Many have said it about me, so on the 60th anniversary of his becoming the first American to orbit Earth here’s to John Glenn and other space cadets.
And our friends, a visiting spaceman among them, who shared their world with us.
Including witnessing multiple sunsets.
The bould John, 95 years young, last went into space when he was 77.
Now that space tourism is a thing and is no barrier to age as Captain Kirk, William Shatner, 90, proved let’s look to the stars.
Through the Rainy Days and Songdays songs that have inspired us the Space Race generation.
A Mars a day
Life on Mars, David Bowie: And no, not Bowie’s first space song, nor his last.
Think Space Oddity, The Man Who Fell To Earth and Ashes to Ashes.
But Life On Mars from the album Hunky Dory is certainly his best.
Rocket Man, Elton John: Elt was spaced all right when he put the score to his pal Bernie Taupin’s lyrics.
Swing among the stars
Fly Me To The Moon, Frank Sinatra: We don’t know if they’ve got old blue eyes out in space but Frank’s voice is out of this world.
Calling Occupants of Interplanetary Craft, The Carpenters: Now this one is a new one on us but this was actually originally written by the Canadian band Klaatu (no us too but they were named after an ambassador from the extraterrestrial confederation in the film The Day The Earth Stood Still).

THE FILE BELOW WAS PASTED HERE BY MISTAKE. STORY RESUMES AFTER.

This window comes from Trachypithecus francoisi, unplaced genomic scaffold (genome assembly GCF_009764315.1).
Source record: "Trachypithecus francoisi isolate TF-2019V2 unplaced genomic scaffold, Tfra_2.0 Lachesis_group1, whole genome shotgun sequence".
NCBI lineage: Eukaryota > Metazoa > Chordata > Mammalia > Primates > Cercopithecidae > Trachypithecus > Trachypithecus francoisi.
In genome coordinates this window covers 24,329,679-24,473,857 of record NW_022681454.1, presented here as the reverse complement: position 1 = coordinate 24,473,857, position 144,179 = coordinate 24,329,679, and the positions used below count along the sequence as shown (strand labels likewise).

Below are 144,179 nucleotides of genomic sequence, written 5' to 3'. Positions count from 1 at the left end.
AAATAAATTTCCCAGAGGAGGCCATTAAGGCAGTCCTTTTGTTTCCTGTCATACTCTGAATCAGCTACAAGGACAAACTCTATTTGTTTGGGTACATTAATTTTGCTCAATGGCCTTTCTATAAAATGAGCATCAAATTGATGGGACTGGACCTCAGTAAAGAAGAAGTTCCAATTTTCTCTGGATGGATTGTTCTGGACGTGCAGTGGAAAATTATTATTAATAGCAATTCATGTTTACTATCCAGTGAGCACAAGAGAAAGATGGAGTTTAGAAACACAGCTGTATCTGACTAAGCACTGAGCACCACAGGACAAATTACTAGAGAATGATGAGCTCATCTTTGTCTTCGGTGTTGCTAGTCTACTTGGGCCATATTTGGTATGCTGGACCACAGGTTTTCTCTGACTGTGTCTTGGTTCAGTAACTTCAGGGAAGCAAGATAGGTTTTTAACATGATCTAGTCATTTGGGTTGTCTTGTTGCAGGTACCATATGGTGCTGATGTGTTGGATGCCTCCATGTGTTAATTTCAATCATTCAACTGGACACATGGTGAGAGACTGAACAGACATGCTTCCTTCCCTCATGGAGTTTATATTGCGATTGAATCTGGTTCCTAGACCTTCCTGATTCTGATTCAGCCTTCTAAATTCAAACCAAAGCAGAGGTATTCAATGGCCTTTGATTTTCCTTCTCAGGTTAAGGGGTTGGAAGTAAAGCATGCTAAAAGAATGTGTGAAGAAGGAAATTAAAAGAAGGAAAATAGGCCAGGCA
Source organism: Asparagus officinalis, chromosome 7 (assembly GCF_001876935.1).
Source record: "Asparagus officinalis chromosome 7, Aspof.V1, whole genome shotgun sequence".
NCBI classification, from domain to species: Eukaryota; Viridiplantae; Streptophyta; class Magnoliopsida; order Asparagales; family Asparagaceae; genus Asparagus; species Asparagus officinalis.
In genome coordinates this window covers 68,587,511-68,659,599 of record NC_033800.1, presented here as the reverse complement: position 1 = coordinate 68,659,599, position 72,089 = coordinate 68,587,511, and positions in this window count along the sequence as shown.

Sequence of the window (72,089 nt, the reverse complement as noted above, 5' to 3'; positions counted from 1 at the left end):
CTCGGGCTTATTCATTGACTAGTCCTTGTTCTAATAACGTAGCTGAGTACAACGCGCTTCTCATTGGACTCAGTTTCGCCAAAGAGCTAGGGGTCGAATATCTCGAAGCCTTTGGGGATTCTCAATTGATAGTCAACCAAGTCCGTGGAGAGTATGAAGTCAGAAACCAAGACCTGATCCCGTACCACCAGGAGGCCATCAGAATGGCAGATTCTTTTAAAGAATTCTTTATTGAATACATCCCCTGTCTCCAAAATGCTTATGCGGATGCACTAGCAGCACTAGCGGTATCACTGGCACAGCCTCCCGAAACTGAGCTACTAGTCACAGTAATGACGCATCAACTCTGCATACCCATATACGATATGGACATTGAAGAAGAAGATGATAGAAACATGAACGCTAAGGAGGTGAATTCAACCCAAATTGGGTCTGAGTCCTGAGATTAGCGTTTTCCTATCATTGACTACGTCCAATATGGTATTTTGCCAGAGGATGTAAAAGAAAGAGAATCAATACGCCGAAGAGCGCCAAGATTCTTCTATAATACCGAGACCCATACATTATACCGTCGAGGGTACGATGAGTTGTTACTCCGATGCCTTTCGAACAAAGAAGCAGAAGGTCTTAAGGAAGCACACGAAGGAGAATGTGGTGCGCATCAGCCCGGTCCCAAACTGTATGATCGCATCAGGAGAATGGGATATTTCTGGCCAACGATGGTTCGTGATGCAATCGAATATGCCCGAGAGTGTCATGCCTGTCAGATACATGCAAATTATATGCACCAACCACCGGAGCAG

But it was in the hands of Richard and Karen Carpenter that the song really took off.
And it naturally has that Californian twang with the unique lead-in of Mike Ledgerwood on All Hit Radio.
This song will be heard once again
A Spaceman Came Travelling, Chris De Burgh: Only Chris De Burgh could come up with anything quite as overblown as a space hook to the Nativity Story.
But the Irishman did after reading Chariots of the Gods by Erich von Daniken, with a sprinkle of WB Yeats and his belief that every 2,000 years something cataclysmic happens.
Never mind that the Nativity Story is only mentioned in two out of the four gospels.
And the Monty Python boys went this way too when they had a spaceship land in Bethlehem in the Holy Land in Life of Brian.
A Galaxy far, far away
Which brings us neatly to Eric Idle’s pithy reflection on the human condition in Galaxy in The Meaning of Life.
So it applies to us all, John Glenn and other space cadets.